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Red Bulls Tactical Sips: DC United (boo)

The Red Bulls seem to have an ideal opponent in struggling DC side

MLS: New York Red Bulls at D.C. United
Julian Gressel (left) and Patryk Klimala (right) are expected to be key figures on Wednesday night.
Brad Mills-USA TODAY Sports

Welcome to Tactical Sips, a semi-regular pre-match post featuring taurine-spiked breakdowns of the upcoming game.

The New York Red Bulls reached deep into the bag of tricks and pulled out an 87th minute goal to clinch three points against Columbus Crew. The improbable hope has become possible, with Gerhard Struber leading his team to sixth place in the Eastern Conference. The race is far from over, as the next four matches could ensure playoff qualification or book a one-way ticket to the offseason. Streaks eventually must end, but there are opportune times for conclusion.

D.C. United is learning that lesson right now. After a searing run of form under Hernán Losada, the Screaming Eagles dropped out of the playoff window, winless in the last four matches. An Atlantic Cup victory could right the ship and not a moment too soon. The 2021 Major League Soccer regular season is hurtling toward an exciting climax, with the upcoming chapter a battle between two teams heading in opposite directions.

Let’s dive into the shallow depths. Here are three things to watch.

WHEELS OFF THE WAGON

The recent stretch has been dismal for D.C. United, no two ways about it. According to Steven Goff of the Washington Post, Losada has used 29 different starting lineups this year, a “season littered with injuries, call-ups, and busy stretches.” Every team deals with such issues, but the drought is happening at the worst possible interval.

Opponents are simply feasting on current weaknesses: the inability to clear away rebounds, bad marking on corners and crosses, and ugly giveaways in the defensive third. The goalkeeping is similarly poor, which has resulted in several goals due to drops, mental errors, and awkward positioning. Hamid is reportedly dealing with a leg injury that is “limiting his kicking and leaping ability,” apparent to anyone watching his recent performances.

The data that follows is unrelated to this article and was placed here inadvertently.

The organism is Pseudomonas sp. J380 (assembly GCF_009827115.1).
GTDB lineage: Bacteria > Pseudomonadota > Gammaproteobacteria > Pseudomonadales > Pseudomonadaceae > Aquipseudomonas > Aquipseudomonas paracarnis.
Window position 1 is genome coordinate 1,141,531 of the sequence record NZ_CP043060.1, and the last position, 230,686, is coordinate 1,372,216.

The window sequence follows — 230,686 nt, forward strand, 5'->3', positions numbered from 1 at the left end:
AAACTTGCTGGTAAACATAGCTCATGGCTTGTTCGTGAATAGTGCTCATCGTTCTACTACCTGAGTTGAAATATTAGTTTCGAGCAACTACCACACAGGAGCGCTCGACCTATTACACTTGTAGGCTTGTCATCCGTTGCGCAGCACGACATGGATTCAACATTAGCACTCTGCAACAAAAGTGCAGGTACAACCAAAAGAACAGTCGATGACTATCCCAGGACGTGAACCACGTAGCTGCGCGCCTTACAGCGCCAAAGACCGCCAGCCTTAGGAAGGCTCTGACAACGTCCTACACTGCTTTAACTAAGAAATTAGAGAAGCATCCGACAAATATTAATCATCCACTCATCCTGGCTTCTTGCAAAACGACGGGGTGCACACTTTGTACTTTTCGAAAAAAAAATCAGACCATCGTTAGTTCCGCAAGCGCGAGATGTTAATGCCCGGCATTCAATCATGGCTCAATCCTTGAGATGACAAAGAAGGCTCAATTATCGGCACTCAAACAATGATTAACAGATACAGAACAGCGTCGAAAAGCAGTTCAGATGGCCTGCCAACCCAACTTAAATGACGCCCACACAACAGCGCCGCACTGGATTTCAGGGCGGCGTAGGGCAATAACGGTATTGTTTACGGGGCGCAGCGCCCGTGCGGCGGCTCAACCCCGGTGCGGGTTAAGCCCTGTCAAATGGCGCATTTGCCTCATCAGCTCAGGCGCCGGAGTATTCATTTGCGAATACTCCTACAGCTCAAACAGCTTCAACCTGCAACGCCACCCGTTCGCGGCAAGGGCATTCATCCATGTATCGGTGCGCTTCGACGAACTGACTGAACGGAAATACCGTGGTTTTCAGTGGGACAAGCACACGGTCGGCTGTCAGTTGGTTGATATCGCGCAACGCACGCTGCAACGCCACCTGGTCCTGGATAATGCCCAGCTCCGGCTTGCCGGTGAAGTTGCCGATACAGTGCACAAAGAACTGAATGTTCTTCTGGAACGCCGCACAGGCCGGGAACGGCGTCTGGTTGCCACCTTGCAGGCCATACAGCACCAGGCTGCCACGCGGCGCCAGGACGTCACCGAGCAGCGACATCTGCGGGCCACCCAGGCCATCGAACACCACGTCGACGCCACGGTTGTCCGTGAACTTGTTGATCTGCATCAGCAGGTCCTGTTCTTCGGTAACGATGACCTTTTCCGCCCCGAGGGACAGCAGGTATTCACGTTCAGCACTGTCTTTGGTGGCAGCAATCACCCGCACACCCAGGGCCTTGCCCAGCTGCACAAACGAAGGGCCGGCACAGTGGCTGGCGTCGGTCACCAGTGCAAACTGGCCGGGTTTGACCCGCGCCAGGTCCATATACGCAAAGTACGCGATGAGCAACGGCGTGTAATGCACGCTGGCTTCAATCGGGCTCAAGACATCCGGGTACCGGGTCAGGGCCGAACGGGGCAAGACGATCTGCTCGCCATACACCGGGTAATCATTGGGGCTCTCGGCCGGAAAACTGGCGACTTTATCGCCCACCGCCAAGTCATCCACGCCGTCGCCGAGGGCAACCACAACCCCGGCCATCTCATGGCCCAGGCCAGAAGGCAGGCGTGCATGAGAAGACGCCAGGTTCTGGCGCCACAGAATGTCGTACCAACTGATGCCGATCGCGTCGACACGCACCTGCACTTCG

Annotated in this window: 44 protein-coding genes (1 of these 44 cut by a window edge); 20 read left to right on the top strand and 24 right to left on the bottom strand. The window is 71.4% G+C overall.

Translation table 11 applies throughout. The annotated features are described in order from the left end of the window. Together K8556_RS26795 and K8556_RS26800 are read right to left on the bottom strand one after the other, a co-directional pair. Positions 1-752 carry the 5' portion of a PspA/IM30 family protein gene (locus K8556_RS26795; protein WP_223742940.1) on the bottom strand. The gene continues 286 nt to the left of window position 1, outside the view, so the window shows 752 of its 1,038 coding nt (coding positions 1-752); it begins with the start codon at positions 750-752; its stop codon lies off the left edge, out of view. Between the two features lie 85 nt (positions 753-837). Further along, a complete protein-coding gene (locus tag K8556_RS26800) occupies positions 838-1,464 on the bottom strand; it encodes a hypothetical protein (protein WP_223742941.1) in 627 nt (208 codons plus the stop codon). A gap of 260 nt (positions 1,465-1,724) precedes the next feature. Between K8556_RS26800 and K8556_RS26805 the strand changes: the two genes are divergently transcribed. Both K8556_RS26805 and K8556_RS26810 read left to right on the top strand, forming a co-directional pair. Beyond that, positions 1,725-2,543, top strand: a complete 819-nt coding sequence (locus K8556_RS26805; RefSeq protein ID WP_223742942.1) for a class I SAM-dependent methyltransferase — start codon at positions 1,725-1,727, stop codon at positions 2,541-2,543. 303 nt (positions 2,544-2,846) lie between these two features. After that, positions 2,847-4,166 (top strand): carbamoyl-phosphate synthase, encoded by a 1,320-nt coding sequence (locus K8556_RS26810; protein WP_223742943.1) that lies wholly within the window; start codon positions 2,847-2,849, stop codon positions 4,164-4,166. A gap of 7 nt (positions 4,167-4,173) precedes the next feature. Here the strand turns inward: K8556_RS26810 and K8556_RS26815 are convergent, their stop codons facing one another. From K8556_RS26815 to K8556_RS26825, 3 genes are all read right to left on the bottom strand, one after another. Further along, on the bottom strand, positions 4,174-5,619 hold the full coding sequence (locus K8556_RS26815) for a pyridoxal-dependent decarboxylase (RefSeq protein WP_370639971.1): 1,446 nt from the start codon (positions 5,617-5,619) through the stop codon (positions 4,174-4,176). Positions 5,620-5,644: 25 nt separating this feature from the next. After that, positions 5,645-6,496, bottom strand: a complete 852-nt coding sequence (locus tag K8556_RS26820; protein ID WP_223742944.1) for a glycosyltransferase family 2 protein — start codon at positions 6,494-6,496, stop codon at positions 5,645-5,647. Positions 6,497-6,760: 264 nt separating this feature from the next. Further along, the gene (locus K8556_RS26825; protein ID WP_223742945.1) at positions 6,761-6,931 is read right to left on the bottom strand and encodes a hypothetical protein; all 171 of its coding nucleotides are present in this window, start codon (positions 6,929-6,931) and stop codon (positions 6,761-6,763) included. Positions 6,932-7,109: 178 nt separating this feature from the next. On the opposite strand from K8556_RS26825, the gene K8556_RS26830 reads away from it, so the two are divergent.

Many of the goals appear to be surrendered from a lack of sharpness, which points to coaching issues. Losada has not necessarily lost control of his team as much as D.C. may have previously been outperforming expectations. Next season was supposed to be the big breakthrough after the manager figured things out in year one. Yet, the team is still not out of the playoff race and could just as easily find a rhythm at home, a reasonable fear that could haunt Red Bulls fans every hour, on the hour, until Wednesday night’s final whistle.

IT’S STILL GRESSEL AND KAMARA

Fullback-winger Julian Gressel has been the best creator for D.C. United this season, thriving out wide in the 3-5-2. However, the production was not matching his influence, perhaps a symptom of wider scoring and adjustment issues under the new manager. That status changed, as the German has two goals and three assists in his last eight matches, while continuing to serve as the shuttling bell cow.